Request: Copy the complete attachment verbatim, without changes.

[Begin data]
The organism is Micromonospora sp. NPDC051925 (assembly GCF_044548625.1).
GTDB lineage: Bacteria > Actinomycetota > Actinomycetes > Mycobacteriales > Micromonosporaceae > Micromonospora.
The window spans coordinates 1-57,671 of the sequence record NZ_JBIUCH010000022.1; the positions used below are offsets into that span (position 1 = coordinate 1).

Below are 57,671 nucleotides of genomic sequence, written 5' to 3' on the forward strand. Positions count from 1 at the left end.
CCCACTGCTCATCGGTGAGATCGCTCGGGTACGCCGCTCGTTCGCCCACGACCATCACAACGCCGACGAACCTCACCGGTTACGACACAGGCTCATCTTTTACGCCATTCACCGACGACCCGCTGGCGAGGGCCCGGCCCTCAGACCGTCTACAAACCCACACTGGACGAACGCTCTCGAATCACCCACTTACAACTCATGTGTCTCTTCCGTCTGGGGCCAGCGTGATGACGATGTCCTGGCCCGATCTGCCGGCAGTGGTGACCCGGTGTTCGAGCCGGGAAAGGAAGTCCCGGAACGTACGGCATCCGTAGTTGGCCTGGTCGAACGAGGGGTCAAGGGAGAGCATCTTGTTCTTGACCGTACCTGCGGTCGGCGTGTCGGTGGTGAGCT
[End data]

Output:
The organism is Micromonospora sp. NPDC051925 (assembly GCF_044548625.1).
GTDB lineage: Bacteria > Actinomycetota > Actinomycetes > Mycobacteriales > Micromonosporaceae > Micromonospora.
The window spans coordinates 1-57,671 of the sequence record NZ_JBIUCH010000022.1; the positions used below are offsets into that span (position 1 = coordinate 1).

Below are 57,671 nucleotides of genomic sequence, written 5' to 3' on the forward strand. Positions count from 1 at the left end.
CCCACTGCTCATCGGTGAGATCGCTCGGGTACGCCGCTCGTTCGCCCACGACCATCACAACGCCGACGAACCTCACCGGTTACGACACAGGCTCATCTTTTACGCCATTCACCGACGACCCGCTGGCGAGGGCCCGGCCCTCAGACCGTCTACAAACCCACACTGGACGAACGCTCTCGAATCACCCACTTACAACTCATGTGTCTCTTCCGTCTGGGGCCAGCGTGATGACGATGTCCTGGCCCGATCTGCCGGCAGTGGTGACCCGGTGTTCGAGCCGGGAAAGGAAGTCCCGGAACGTACGGCATCCGTAGTTGGCCTGGTCGAACGAGGGGTCAAGGGAGAGCATCTTGTTCTTGACCGTACCTGCGGTCGGCGTGTCGGTGGTGAGCT